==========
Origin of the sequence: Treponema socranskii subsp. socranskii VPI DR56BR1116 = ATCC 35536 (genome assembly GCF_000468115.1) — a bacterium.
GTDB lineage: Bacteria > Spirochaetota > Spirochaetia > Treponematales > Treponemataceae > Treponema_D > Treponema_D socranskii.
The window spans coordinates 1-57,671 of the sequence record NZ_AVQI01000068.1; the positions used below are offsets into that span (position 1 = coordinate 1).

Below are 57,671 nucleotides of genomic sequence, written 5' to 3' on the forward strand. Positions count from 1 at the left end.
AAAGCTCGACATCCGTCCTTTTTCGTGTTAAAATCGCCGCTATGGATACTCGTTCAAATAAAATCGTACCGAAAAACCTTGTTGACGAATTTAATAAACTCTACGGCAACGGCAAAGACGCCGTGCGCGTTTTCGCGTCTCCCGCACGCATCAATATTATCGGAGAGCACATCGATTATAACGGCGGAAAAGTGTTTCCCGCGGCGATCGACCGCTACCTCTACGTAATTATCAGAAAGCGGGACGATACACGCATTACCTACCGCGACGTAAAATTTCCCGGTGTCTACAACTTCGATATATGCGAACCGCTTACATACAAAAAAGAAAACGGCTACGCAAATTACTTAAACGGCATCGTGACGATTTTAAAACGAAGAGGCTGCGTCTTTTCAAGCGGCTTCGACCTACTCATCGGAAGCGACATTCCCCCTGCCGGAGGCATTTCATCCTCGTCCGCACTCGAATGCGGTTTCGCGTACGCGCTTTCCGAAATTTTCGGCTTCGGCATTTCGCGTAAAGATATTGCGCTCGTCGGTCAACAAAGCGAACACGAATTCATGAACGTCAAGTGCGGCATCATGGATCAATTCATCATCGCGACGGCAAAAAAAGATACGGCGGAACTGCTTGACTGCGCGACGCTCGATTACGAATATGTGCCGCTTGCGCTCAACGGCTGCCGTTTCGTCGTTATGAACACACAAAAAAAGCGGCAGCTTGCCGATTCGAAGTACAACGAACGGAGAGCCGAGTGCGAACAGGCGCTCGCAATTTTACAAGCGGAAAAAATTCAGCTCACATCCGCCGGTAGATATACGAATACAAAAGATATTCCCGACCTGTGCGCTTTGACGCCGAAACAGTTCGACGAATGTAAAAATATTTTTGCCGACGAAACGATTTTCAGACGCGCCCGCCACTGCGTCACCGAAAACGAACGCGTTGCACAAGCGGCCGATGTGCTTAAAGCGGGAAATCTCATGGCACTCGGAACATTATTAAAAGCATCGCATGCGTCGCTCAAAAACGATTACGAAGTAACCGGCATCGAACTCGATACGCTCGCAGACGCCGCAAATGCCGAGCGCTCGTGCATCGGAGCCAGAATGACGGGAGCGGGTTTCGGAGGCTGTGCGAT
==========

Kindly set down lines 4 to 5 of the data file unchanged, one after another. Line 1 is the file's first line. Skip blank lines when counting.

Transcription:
Below are 57,671 nucleotides of genomic sequence, written 5' to 3' on the forward strand. Positions count from 1 at the left end.
AAAGCTCGACATCCGTCCTTTTTCGTGTTAAAATCGCCGCTATGGATACTCGTTCAAATAAAATCGTACCGAAAAACCTTGTTGACGAATTTAATAAACTCTACGGCAACGGCAAAGACGCCGTGCGCGTTTTCGCGTCTCCCGCACGCATCAATATTATCGGAGAGCACATCGATTATAACGGCGGAAAAGTGTTTCCCGCGGCGATCGACCGCTACCTCTACGTAATTATCAGAAAGCGGGACGATACACGCATTACCTACCGCGACGTAAAATTTCCCGGTGTCTACAACTTCGATATATGCGAACCGCTTACATACAAAAAAGAAAACGGCTACGCAAATTACTTAAACGGCATCGTGACGATTTTAAAACGAAGAGGCTGCGTCTTTTCAAGCGGCTTCGACCTACTCATCGGAAGCGACATTCCCCCTGCCGGAGGCATTTCATCCTCGTCCGCACTCGAATGCGGTTTCGCGTACGCGCTTTCCGAAATTTTCGGCTTCGGCATTTCGCGTAAAGATATTGCGCTCGTCGGTCAACAAAGCGAACACGAATTCATGAACGTCAAGTGCGGCATCATGGATCAATTCATCATCGCGACGGCAAAAAAAGATACGGCGGAACTGCTTGACTGCGCGACGCTCGATTACGAATATGTGCCGCTTGCGCTCAACGGCTGCCGTTTCGTCGTTATGAACACACAAAAAAAGCGGCAGCTTGCCGATTCGAAGTACAACGAACGGAGAGCCGAGTGCGAACAGGCGCTCGCAATTTTACAAGCGGAAAAAATTCAGCTCACATCCGCCGGTAGATATACGAATACAAAAGATATTCCCGACCTGTGCGCTTTGACGCCGAAACAGTTCGACGAATGTAAAAATATTTTTGCCGACGAAACGATTTTCAGACGCGCCCGCCACTGCGTCACCGAAAACGAACGCGTTGCACAAGCGGCCGATGTGCTTAAAGCGGGAAATCTCATGGCACTCGGAACATTATTAAAAGCATCGCATGCGTCGCTCAAAAACGATTACGAAGTAACCGGCATCGAACTCGATACGCTCGCAGACGCCGCAAATGCCGAGCGCTCGTGCATCGGAGCCAGAATGACGGGAGCGGGTTTCGGAGGCTGTGCGAT